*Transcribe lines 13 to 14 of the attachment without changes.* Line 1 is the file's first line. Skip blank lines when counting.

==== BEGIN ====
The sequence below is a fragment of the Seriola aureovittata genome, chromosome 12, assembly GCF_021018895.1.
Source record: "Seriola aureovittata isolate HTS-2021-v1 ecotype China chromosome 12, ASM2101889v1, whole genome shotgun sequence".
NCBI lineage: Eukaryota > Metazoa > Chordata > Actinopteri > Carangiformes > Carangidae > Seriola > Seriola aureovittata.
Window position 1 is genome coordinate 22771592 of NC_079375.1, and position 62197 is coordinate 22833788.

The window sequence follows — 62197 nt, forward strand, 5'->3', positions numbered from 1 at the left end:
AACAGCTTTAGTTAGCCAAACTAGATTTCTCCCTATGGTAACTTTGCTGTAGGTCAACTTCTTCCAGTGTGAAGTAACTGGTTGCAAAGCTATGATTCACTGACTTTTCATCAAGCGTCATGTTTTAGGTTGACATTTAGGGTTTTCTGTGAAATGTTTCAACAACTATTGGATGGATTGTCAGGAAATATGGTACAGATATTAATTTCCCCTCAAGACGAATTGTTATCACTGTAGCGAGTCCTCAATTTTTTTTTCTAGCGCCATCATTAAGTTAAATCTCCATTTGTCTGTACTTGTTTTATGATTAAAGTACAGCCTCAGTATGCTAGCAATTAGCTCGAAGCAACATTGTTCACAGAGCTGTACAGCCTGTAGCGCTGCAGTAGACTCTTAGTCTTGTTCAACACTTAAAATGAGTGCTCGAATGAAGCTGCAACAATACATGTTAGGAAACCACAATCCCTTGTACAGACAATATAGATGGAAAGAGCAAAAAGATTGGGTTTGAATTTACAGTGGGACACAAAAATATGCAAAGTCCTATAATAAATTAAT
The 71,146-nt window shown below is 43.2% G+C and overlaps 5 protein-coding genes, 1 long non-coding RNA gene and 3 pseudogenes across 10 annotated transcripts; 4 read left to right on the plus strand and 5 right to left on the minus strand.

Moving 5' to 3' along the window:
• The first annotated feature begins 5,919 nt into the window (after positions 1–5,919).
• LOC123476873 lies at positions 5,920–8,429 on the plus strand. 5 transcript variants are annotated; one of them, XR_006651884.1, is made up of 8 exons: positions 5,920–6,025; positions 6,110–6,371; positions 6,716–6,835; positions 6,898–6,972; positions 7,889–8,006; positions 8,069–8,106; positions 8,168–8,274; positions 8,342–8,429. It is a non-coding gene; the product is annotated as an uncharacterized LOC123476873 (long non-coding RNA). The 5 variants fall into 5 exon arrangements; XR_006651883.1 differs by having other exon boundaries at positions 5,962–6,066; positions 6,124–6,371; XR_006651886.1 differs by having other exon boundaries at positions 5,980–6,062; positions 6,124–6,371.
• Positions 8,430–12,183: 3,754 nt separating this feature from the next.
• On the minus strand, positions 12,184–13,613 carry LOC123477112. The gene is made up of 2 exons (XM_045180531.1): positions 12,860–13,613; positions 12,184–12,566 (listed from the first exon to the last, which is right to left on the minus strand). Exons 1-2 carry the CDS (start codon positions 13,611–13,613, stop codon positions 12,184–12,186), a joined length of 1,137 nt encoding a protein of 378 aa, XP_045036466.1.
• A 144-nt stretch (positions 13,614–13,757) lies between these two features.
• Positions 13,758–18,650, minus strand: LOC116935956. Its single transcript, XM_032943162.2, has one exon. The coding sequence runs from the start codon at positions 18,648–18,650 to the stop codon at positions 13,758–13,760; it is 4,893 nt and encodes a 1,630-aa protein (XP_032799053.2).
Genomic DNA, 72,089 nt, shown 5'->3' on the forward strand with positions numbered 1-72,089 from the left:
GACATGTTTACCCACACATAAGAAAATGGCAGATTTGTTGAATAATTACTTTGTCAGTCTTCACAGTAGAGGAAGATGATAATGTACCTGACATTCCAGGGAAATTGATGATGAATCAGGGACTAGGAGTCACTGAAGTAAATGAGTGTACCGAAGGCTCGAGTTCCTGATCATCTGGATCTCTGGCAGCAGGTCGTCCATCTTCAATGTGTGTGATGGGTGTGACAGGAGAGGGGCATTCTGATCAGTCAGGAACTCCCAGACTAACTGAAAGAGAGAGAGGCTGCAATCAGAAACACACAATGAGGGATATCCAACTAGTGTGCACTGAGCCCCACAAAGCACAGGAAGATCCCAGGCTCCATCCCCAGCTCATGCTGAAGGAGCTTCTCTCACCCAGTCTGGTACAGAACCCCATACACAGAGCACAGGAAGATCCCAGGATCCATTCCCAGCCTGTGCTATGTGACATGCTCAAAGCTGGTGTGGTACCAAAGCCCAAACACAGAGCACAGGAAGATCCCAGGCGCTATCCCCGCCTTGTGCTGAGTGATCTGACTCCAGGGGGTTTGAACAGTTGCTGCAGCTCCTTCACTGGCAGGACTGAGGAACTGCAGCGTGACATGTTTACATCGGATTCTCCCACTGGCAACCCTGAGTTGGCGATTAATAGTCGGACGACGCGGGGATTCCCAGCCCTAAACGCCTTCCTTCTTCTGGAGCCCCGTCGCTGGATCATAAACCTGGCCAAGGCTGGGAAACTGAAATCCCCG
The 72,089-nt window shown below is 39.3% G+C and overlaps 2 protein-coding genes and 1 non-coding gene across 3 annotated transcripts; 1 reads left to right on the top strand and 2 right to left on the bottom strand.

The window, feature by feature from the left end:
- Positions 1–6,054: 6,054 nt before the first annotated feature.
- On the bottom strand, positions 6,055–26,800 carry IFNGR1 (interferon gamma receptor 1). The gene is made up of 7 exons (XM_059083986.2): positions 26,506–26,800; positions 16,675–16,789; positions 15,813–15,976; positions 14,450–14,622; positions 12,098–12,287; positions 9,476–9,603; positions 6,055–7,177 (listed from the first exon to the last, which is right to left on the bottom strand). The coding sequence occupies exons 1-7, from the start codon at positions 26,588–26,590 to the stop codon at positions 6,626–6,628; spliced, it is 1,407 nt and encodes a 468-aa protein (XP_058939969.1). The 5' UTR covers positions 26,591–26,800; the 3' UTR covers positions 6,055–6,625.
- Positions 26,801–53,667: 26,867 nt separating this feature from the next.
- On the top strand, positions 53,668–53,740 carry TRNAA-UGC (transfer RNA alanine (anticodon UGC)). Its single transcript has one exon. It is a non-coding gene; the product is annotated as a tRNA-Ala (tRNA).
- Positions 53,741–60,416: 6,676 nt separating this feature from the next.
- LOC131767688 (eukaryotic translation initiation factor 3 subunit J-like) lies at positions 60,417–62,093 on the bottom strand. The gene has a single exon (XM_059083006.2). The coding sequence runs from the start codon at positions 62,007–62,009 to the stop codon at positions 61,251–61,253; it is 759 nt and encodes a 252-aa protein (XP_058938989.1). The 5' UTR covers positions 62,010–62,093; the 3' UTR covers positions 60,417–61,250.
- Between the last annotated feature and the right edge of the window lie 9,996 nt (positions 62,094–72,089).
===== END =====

• A 144-nt stretch (positions 13,614–13,757) lies between these two features.
• Positions 13,758–18,650, minus strand: LOC116935956. Its single transcript, XM_032943162.2, has one exon. The coding sequence runs from the start codon at positions 18,648–18,650 to the stop codon at positions 13,758–13,760; it is 4,893 nt and encodes a 1,630-aa protein (XP_032799053.2).